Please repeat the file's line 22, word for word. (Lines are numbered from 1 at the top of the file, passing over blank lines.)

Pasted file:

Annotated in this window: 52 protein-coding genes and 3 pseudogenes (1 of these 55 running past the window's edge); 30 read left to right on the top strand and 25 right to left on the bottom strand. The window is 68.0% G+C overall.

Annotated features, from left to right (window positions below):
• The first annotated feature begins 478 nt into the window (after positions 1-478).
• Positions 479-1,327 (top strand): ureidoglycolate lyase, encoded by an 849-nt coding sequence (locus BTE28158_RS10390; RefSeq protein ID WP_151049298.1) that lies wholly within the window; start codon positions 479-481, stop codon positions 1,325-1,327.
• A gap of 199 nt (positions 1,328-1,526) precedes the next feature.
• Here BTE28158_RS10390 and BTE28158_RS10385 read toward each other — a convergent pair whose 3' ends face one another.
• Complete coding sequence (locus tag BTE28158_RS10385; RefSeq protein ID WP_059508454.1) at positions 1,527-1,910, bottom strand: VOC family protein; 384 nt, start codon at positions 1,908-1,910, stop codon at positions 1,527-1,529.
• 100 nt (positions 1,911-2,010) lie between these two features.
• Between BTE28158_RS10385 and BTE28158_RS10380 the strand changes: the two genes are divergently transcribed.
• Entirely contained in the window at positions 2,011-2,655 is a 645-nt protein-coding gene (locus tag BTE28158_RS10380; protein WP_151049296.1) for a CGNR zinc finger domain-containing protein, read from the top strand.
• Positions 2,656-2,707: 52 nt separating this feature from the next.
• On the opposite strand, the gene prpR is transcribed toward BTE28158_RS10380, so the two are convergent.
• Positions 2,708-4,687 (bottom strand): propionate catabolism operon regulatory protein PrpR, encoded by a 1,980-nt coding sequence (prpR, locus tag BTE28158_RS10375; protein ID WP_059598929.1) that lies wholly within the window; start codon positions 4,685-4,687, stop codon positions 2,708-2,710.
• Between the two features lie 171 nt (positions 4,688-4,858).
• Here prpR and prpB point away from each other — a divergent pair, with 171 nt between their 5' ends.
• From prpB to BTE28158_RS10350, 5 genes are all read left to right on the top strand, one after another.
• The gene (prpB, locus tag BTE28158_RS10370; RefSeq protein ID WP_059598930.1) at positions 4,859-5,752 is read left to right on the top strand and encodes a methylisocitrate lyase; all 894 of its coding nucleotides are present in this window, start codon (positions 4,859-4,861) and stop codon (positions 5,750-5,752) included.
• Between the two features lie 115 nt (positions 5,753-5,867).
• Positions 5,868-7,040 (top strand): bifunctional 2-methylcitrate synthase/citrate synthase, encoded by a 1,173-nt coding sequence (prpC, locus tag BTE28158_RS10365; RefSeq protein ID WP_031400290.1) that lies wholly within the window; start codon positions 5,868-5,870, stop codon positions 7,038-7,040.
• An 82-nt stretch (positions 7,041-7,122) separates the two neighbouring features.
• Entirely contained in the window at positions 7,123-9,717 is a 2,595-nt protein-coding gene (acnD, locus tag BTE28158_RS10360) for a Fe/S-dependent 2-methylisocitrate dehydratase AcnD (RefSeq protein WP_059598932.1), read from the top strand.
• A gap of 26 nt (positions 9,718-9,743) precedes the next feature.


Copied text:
• A gap of 26 nt (positions 9,718-9,743) precedes the next feature.